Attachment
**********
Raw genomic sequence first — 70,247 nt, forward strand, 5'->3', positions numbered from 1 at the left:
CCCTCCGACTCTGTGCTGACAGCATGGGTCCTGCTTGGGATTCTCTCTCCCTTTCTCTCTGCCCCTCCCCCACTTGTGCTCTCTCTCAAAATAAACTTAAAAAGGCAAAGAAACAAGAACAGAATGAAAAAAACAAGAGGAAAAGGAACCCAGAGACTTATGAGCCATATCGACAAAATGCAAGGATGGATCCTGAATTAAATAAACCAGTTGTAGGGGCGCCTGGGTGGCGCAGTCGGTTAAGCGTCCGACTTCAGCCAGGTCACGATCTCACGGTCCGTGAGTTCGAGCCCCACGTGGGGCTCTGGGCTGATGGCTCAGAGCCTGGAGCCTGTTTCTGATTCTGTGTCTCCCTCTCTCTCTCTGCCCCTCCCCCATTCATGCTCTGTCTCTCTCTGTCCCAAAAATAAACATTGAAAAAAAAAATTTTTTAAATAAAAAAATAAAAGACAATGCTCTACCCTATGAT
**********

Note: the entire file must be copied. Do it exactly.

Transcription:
Raw genomic sequence first — 70,247 nt, forward strand, 5'->3', positions numbered from 1 at the left:
CCCTCCGACTCTGTGCTGACAGCATGGGTCCTGCTTGGGATTCTCTCTCCCTTTCTCTCTGCCCCTCCCCCACTTGTGCTCTCTCTCAAAATAAACTTAAAAAGGCAAAGAAACAAGAACAGAATGAAAAAAACAAGAGGAAAAGGAACCCAGAGACTTATGAGCCATATCGACAAAATGCAAGGATGGATCCTGAATTAAATAAACCAGTTGTAGGGGCGCCTGGGTGGCGCAGTCGGTTAAGCGTCCGACTTCAGCCAGGTCACGATCTCACGGTCCGTGAGTTCGAGCCCCACGTGGGGCTCTGGGCTGATGGCTCAGAGCCTGGAGCCTGTTTCTGATTCTGTGTCTCCCTCTCTCTCTCTGCCCCTCCCCCATTCATGCTCTGTCTCTCTCTGTCCCAAAAATAAACATTGAAAAAAAAAATTTTTTAAATAAAAAAATAAAAGACAATGCTCTACCCTATGAT